Ontario has been going through a bit of a tomato madness the past few weeks. It all got started when Heinz shut down their Leamington, Ontario plant. The shutdown was part of a manufacturing industry exodus from the province, a trend many argue is in part due to Ontario’s outrageously high electricity costs. Each shut-down factory makes the problem worse, it’s expensive to operate our province’s bloated and inefficient power system. The lost revenue, of course, end up on everyone’s monthly power bill.
In a move that has all the hallmarks of a brilliantly operated public relations campaign, French’s announced that they’d be buying their tomatoes from the farmers in Leamington who lost their main source of income when Heinz shut down their plant. Social media went apeshit and people started sharing memes of “Ontario made ketchup” (manufactured in Ohio, USA). Loblaws supermarket briefly announced they’d stop selling French’s ketchup, they quickly reversed the decision, a leaked memo came out indicating they were trying to prop-up their (higher profit margin) private label President’s Choice brand.
This brings us today, and to a vegetative member of Ontario’s parliament named Michael Colle. Being a man who’s obviously smarter than he looks, Colle decided to piggyback off of the ketchup spin and announce a special designation for Ontario’s tomatoes. Ignoring the fact that he’s adding flames to the fire of what appears to be a cheap corporate PR stunt, Colle’s proposed bill, Tomato Act 2016 demonstrates a special kind of stupid. Demonstrating his background as an economist, and not a botanist, the genius Liberal MPP plans to make tomatoes “the official vegetable of Ontario.”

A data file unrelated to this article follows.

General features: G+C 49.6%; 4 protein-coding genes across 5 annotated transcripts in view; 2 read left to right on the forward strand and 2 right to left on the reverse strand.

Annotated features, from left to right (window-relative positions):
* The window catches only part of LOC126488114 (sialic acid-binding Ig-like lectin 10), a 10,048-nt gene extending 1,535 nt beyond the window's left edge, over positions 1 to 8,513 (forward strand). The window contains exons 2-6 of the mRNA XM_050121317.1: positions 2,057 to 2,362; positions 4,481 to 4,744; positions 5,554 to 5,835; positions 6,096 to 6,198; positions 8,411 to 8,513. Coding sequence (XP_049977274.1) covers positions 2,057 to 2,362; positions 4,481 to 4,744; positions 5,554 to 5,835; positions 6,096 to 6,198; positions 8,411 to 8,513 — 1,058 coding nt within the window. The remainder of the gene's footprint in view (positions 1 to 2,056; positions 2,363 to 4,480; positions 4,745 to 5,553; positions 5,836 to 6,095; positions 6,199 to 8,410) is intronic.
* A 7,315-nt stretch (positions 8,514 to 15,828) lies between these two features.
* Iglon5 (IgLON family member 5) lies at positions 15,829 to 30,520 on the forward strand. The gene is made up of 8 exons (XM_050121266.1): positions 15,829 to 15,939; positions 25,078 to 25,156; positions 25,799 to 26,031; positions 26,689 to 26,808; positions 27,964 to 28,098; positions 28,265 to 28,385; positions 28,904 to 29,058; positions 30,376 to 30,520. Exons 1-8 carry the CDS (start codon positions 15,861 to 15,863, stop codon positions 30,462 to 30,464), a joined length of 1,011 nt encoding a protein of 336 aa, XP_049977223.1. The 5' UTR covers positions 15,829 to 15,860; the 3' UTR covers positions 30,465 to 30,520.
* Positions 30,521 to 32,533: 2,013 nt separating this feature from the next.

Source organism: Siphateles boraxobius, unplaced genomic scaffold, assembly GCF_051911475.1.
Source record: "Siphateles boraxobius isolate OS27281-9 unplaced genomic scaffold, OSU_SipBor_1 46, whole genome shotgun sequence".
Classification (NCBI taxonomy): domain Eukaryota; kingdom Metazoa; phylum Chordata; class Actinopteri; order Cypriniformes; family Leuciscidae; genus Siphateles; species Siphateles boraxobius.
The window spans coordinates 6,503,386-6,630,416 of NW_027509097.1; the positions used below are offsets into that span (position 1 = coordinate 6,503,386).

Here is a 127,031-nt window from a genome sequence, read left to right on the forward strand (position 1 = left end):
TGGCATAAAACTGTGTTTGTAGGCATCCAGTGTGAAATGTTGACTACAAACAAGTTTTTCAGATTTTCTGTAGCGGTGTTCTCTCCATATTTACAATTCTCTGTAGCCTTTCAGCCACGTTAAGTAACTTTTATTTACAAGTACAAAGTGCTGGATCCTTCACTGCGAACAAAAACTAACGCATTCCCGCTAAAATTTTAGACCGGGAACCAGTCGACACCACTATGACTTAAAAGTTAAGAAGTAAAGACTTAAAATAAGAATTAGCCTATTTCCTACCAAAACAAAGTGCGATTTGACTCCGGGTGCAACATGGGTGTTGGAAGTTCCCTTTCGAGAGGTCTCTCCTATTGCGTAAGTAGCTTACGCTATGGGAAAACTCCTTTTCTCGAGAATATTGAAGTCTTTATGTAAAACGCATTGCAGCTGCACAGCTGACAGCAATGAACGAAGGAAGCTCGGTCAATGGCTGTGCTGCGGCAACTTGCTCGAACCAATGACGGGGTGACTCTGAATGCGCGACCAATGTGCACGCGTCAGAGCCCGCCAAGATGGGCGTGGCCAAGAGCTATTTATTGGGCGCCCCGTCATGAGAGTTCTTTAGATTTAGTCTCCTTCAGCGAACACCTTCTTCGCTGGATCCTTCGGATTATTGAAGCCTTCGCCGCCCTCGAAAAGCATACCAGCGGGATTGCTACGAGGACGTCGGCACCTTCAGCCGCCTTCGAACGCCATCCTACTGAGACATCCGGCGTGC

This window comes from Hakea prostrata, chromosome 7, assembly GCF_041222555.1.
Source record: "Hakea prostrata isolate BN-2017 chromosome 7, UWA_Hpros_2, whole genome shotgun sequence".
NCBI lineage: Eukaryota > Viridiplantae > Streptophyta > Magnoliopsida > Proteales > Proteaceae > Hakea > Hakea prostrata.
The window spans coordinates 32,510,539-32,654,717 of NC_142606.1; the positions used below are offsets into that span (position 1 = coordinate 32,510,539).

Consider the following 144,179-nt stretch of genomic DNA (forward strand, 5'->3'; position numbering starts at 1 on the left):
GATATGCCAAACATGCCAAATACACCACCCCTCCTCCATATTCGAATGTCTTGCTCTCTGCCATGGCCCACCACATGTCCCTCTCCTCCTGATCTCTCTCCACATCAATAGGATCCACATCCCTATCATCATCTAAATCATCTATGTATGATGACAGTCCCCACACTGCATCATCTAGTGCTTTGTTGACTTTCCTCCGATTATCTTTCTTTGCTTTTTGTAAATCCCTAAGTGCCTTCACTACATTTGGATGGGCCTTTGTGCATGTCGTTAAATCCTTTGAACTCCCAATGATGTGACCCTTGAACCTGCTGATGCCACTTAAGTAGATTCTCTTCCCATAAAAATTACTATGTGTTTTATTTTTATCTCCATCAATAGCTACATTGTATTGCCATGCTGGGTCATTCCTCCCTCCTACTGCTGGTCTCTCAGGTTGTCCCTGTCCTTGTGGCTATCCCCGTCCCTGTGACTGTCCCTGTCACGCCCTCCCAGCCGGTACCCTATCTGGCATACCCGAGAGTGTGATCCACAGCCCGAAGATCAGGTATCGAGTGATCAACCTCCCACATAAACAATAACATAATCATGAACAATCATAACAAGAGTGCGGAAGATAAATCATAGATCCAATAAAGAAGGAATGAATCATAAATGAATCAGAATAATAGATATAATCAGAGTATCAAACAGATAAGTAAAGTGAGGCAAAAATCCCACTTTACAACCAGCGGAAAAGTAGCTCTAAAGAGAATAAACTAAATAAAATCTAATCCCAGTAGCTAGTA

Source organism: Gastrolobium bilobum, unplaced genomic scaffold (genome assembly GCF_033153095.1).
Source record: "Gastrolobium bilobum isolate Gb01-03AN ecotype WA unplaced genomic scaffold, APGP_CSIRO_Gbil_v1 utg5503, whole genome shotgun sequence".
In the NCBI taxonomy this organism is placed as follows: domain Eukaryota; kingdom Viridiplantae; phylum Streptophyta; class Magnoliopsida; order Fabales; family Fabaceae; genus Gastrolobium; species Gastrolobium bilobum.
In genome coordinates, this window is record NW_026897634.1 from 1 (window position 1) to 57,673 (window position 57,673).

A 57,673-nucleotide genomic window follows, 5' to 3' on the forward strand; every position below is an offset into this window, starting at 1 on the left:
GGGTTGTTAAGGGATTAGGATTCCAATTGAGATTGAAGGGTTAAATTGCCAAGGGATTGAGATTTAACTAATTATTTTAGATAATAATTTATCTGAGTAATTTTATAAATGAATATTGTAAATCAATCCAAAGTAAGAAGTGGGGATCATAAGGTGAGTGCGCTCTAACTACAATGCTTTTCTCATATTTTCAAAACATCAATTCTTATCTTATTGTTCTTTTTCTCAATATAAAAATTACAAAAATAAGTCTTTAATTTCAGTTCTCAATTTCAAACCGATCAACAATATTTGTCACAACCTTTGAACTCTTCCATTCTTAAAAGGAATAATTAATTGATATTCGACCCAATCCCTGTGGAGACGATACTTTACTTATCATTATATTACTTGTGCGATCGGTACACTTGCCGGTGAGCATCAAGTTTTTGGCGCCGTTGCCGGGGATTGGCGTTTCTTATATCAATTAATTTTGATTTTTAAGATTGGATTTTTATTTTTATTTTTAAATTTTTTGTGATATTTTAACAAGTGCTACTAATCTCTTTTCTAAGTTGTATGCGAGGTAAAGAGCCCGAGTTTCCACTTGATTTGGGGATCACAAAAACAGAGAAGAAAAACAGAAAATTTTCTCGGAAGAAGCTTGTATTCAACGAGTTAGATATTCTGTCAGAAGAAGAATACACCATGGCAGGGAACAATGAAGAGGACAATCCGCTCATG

There are some who claim tomatoes are a “culinary vegetable”, but science and dictionaries have labelled it as a fruit. This is pretty basic information, but to give Mr Colle credit, he’s an economist. He’s also a politician, and after so many years of exposure to cheap legislative PR stunts, he was probably blind to the fact he fell for a ketchup company’s PR stunt.
Or perhaps Colle hates science, loves chefs, and bravely fights for the culinary definition? Could his bill be a PR stunt for Top Chef Canada- science vs culinary science?
Regardless, it’s a great way to distract the people of Ontario from the fact high energy costs are helping to drive factories out of the province though- dontya think?